Women of science fiction - Ghostbusters and Arrival

Accidentally watched Ghostbusters and Arrival in one sitting. I felt compelled to write about my evening.
March 22, 2017

Ghostbusters (2016)

The originals were only a passing curiosity for me growing up. Vague memories of Saturday evening viewings on ITV12 at various points in my teens are the only memories I cling on to with this franchise. Which is not to say I didn't enjoy them. Even Ghostbusters 2. Perfectly enjoyable nostalgia romps. So I wasn't swept up in the hysteria of a year ago when the sad wagon of hate rolled into town.  

Yet, I had a yearning to watch it because of what Ghostbusters means to geeks the world over and what it could potentially mean for a new generation of girl geeks. I have a daughter and, without going into too much detail, I wanted her to look back on similar nostalgia fests feeling represented and with strong female heroes. Call me sentimental. The roiling vitriol of hate and disdain that surrounded this film put me off as it probably did most level headed folks. So when it popped up on my TV I thought I'd give it a whirl. Oh how disappointing.  

Look! This film should've been so much better!

I don't think I need to mention that it is a bad film, but I was also left with a feeling that the filmmakers themselves had some level of disdain for the film.  

Unfortunately, the best lines and set pieces were given to the highest billing male actor, Chris Hemsworth, and the variably admirable lead roles were left with front butt jokes and the usual, lazy gender and racial comedy that these films seem to peddle.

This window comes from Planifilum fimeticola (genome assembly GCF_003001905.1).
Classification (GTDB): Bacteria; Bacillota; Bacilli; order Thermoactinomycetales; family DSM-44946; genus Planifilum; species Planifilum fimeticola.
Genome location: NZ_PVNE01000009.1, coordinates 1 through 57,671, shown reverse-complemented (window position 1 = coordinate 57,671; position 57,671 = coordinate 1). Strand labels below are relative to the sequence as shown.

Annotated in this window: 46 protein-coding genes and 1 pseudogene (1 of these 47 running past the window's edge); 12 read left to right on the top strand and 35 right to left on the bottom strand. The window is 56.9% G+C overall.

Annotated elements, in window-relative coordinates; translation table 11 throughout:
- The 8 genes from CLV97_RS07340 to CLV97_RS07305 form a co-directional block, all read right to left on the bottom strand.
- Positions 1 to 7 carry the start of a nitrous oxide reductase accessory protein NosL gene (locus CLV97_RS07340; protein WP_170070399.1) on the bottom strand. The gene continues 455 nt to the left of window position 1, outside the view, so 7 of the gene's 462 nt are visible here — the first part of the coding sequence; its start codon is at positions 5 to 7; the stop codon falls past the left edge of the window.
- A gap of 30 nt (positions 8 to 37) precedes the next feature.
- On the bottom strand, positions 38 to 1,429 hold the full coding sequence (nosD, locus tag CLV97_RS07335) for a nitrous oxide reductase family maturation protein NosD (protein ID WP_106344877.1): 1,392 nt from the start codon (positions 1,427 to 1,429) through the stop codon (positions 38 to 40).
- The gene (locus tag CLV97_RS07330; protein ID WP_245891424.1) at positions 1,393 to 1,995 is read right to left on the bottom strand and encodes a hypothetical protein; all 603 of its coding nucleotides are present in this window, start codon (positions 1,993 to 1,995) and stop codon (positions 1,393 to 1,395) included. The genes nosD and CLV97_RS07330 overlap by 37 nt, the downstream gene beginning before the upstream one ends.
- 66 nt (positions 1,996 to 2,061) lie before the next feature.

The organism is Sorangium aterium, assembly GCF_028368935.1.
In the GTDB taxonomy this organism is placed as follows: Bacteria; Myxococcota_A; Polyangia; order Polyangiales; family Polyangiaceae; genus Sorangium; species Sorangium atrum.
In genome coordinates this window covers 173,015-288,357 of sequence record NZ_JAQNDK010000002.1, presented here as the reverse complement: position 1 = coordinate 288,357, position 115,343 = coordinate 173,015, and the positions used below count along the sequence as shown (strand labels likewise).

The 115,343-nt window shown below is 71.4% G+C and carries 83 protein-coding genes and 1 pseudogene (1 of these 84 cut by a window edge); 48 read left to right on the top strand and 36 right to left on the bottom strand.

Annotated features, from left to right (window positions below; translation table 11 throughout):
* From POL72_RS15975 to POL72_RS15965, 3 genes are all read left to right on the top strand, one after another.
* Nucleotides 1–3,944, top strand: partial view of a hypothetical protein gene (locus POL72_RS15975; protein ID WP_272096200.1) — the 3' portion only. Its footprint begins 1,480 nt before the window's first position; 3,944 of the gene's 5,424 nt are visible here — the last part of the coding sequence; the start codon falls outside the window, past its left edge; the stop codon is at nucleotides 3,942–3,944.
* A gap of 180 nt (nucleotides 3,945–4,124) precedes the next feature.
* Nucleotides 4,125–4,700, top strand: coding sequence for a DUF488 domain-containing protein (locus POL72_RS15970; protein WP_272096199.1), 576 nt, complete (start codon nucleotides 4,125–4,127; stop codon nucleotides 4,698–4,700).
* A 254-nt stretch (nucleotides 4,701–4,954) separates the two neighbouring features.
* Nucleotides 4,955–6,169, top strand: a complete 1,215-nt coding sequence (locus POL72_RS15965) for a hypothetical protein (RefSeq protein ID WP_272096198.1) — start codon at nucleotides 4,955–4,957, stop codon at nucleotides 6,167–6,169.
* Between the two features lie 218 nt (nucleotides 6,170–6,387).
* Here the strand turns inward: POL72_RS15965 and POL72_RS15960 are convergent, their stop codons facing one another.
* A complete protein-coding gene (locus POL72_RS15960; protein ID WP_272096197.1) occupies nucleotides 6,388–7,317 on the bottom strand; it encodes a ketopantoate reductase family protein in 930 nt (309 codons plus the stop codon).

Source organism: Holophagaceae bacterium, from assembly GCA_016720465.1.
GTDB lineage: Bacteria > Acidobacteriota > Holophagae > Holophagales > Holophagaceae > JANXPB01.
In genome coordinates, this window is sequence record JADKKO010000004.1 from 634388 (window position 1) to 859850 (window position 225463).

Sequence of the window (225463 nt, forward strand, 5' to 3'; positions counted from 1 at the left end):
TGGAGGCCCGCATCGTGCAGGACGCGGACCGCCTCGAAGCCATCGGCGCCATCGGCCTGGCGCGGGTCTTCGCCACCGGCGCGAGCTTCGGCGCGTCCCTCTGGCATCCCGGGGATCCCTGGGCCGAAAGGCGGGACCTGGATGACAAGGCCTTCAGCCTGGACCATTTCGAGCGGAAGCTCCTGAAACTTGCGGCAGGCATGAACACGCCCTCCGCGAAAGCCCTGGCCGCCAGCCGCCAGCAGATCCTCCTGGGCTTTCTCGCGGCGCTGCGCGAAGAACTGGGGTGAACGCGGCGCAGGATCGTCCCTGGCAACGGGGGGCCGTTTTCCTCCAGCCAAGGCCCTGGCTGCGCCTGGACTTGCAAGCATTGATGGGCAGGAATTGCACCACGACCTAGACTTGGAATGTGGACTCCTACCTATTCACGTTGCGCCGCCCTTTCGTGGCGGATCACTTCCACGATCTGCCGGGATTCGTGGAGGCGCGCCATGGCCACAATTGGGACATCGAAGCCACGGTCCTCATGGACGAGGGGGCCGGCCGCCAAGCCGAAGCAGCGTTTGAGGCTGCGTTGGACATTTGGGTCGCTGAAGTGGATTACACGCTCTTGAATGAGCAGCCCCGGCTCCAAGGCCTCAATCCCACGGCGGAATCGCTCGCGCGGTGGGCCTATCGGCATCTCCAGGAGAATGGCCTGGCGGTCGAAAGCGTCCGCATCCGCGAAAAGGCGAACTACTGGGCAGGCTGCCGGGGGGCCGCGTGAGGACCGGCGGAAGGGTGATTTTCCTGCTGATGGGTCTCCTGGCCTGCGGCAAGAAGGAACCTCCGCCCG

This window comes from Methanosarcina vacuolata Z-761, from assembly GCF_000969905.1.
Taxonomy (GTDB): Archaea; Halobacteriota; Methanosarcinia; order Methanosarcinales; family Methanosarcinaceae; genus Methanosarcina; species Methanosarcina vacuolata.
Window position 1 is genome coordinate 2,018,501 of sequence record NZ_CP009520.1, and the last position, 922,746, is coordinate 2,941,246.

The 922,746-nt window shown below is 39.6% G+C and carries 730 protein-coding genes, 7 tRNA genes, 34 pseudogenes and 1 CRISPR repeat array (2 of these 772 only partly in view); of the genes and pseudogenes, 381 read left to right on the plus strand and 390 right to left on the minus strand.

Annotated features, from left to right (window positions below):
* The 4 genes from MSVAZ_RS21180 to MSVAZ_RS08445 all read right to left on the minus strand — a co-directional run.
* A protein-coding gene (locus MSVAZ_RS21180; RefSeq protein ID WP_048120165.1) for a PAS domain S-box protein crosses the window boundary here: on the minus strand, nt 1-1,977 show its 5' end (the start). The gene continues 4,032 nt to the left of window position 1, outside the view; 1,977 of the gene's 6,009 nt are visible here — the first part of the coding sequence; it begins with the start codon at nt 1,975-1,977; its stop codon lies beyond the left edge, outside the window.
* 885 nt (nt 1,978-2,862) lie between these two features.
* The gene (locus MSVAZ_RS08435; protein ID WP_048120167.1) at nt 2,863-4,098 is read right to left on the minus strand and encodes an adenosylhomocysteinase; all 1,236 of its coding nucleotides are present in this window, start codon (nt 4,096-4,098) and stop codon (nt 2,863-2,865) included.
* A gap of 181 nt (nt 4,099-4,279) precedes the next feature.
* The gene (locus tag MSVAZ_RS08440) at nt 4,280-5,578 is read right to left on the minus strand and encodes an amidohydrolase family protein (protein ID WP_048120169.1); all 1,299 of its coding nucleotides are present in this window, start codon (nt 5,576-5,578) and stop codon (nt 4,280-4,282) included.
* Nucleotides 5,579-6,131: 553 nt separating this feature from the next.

The four leads perform fine and there are some fleetingly humorous moments, but they were few and far between. Lurking in Ghostbusters there's an above average film that has been made with a half decent script and a much better director.  

Arrival (2016)

I can't help but feel that Arrival is possibly one of the truest female orientated science fiction films of our generation. Right from the female lead - superbly played by Amy Adams (new fan here ✋🏼) - to its circular symbolism, men are peripheral to Louise's journey and almost fuck it up for humanity. Which, let's face it, would likely happen if we were in sole charge of first contact with an alien race.   

This film scratched many of my personal sci-fi itches: 

Amy Adams and Jeremy Renner in Arrival.

Arrival *looks* incredible, but for some reason lost to me, I came away feeling like it lacked something. Maybe, despite its relatively 'uplifting' ending, it's still a bleak as fuck film. Maybe it's because I watched the Ghostbuster reboot before hand. Maybe I expect too much from sci-fi's that tackle big questions (looking at you Interstellar 👀).  

Undoubtedly, Arrival is a far superior film than Ghostbusters on almost every conceivable level. I'd go as far as advising people to avoid watching GB as it almost does women in sci-fi a disservice, as well the genre as a whole. Whereas Arrival could well be one of my favourite films of 2016 and it's a must see for fans of cinema and science fiction alike.